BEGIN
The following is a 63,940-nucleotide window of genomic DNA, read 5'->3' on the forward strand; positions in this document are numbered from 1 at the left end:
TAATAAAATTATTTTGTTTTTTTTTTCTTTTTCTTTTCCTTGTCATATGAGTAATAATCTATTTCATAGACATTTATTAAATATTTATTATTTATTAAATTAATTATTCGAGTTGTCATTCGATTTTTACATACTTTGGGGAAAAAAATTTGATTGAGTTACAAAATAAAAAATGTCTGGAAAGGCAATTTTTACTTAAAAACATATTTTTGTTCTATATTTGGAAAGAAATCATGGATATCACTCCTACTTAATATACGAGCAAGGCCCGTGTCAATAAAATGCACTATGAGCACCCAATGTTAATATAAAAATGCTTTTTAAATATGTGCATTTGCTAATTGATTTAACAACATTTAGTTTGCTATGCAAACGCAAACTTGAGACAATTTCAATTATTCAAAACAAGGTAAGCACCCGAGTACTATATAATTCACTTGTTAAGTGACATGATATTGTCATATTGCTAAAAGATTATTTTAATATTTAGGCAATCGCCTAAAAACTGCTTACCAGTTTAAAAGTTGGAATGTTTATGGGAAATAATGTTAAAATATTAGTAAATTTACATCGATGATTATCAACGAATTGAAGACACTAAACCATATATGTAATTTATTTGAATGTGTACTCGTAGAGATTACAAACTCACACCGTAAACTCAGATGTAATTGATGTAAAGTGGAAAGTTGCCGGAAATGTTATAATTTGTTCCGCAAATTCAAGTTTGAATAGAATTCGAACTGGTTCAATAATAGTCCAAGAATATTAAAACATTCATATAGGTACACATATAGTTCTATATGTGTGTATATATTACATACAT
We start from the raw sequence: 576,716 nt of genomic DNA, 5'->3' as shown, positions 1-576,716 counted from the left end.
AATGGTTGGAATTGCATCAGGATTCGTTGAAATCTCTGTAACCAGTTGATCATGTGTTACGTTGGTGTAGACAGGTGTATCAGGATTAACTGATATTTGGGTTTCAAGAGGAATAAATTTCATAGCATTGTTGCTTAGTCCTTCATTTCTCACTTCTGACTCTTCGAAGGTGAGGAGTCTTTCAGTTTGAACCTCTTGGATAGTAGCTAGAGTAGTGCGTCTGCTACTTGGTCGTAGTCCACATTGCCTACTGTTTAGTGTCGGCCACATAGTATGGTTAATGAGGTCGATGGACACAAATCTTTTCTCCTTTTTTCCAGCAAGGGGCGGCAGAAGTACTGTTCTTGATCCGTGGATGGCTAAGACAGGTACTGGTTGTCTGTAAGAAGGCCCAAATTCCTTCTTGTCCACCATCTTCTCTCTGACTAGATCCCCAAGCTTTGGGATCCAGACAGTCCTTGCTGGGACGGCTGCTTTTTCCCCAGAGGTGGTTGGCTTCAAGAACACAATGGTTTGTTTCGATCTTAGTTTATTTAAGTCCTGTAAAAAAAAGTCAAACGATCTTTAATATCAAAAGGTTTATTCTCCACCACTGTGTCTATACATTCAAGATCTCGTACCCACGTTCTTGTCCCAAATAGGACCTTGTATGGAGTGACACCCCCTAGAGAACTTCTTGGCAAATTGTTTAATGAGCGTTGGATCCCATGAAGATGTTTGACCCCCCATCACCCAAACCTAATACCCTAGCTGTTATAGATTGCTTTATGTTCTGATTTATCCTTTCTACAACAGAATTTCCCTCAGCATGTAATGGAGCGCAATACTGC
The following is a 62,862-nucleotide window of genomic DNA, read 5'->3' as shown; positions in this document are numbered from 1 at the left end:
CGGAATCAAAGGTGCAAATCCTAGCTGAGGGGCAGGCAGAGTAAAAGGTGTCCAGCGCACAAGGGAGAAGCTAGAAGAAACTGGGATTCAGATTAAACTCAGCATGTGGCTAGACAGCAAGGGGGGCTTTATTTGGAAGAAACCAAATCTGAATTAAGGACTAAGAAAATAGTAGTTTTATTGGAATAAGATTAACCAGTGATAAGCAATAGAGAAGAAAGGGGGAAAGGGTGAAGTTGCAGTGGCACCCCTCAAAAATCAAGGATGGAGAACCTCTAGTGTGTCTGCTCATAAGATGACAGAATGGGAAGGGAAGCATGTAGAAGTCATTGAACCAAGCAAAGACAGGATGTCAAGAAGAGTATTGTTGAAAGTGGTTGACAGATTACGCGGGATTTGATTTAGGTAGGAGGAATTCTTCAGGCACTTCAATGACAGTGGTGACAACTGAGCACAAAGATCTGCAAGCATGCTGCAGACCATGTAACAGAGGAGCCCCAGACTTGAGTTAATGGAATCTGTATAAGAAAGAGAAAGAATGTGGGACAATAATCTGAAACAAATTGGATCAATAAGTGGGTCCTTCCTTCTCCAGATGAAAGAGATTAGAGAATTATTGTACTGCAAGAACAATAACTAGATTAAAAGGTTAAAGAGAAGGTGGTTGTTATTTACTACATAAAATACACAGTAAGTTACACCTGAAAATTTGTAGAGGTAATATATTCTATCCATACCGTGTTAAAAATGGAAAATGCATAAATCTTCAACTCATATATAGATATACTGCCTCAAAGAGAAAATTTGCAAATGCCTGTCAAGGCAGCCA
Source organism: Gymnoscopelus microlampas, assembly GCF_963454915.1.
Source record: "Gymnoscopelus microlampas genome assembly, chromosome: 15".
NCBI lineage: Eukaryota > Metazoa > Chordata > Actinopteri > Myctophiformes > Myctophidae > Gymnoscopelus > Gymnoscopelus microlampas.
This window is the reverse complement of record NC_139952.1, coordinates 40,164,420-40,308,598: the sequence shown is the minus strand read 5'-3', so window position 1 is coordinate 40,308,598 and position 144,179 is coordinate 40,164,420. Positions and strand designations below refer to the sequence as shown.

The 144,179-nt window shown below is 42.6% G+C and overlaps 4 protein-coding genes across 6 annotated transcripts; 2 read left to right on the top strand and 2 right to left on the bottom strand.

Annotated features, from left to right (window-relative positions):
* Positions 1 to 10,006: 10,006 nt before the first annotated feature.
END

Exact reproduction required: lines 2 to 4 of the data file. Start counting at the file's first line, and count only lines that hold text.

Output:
TAATAAAATTATTTTGTTTTTTTTTTCTTTTTCTTTTCCTTGTCATATGAGTAATAATCTATTTCATAGACATTTATTAAATATTTATTATTTATTAAATTAATTATTCGAGTTGTCATTCGATTTTTACATACTTTGGGGAAAAAAATTTGATTGAGTTACAAAATAAAAAATGTCTGGAAAGGCAATTTTTACTTAAAAACATATTTTTGTTCTATATTTGGAAAGAAATCATGGATATCACTCCTACTTAATATACGAGCAAGGCCCGTGTCAATAAAATGCACTATGAGCACCCAATGTTAATATAAAAATGCTTTTTAAATATGTGCATTTGCTAATTGATTTAACAACATTTAGTTTGCTATGCAAACGCAAACTTGAGACAATTTCAATTATTCAAAACAAGGTAAGCACCCGAGTACTATATAATTCACTTGTTAAGTGACATGATATTGTCATATTGCTAAAAGATTATTTTAATATTTAGGCAATCGCCTAAAAACTGCTTACCAGTTTAAAAGTTGGAATGTTTATGGGAAATAATGTTAAAATATTAGTAAATTTACATCGATGATTATCAACGAATTGAAGACACTAAACCATATATGTAATTTATTTGAATGTGTACTCGTAGAGATTACAAACTCACACCGTAAACTCAGATGTAATTGATGTAAAGTGGAAAGTTGCCGGAAATGTTATAATTTGTTCCGCAAATTCAAGTTTGAATAGAATTCGAACTGGTTCAATAATAGTCCAAGAATATTAAAACATTCATATAGGTACACATATAGTTCTATATGTGTGTATATATTACATACAT
We start from the raw sequence: 576,716 nt of genomic DNA, 5'->3' as shown, positions 1-576,716 counted from the left end.
AATGGTTGGAATTGCATCAGGATTCGTTGAAATCTCTGTAACCAGTTGATCATGTGTTACGTTGGTGTAGACAGGTGTATCAGGATTAACTGATATTTGGGTTTCAAGAGGAATAAATTTCATAGCATTGTTGCTTAGTCCTTCATTTCTCACTTCTGACTCTTCGAAGGTGAGGAGTCTTTCAGTTTGAACCTCTTGGATAGTAGCTAGAGTAGTGCGTCTGCTACTTGGTCGTAGTCCACATTGCCTACTGTTTAGTGTCGGCCACATAGTATGGTTAATGAGGTCGATGGACACAAATCTTTTCTCCTTTTTTCCAGCAAGGGGCGGCAGAAGTACTGTTCTTGATCCGTGGATGGCTAAGACAGGTACTGGTTGTCTGTAAGAAGGCCCAAATTCCTTCTTGTCCACCATCTTCTCTCTGACTAGATCCCCAAGCTTTGGGATCCAGACAGTCCTTGCTGGGACGGCTGCTTTTTCCCCAGAGGTGGTTGGCTTCAAGAACACAATGGTTTGTTTCGATCTTAGTTTATTTAAGTCCTGTAAAAAAAAGTCAAACGATCTTTAATATCAAAAGGTTTATTCTCCACCACTGTGTCTATACATTCAAGATCTCGTACCCACGTTCTTGTCCCAAATAGGACCTTGTATGGAGTGACACCCCCTAGAGAACTTCTTGGCAAATTGTTTAATGAGCGTTGGATCCCATGAAGATGTTTGACCCCCCATCACCCAAACCTAATACCCTAGCTGTTATAGATTGCTTTATGTTCTGATTTATCCTTTCTACAACAGAATTTCCCTCAGCATGTAATGGAGCGCAATACTGC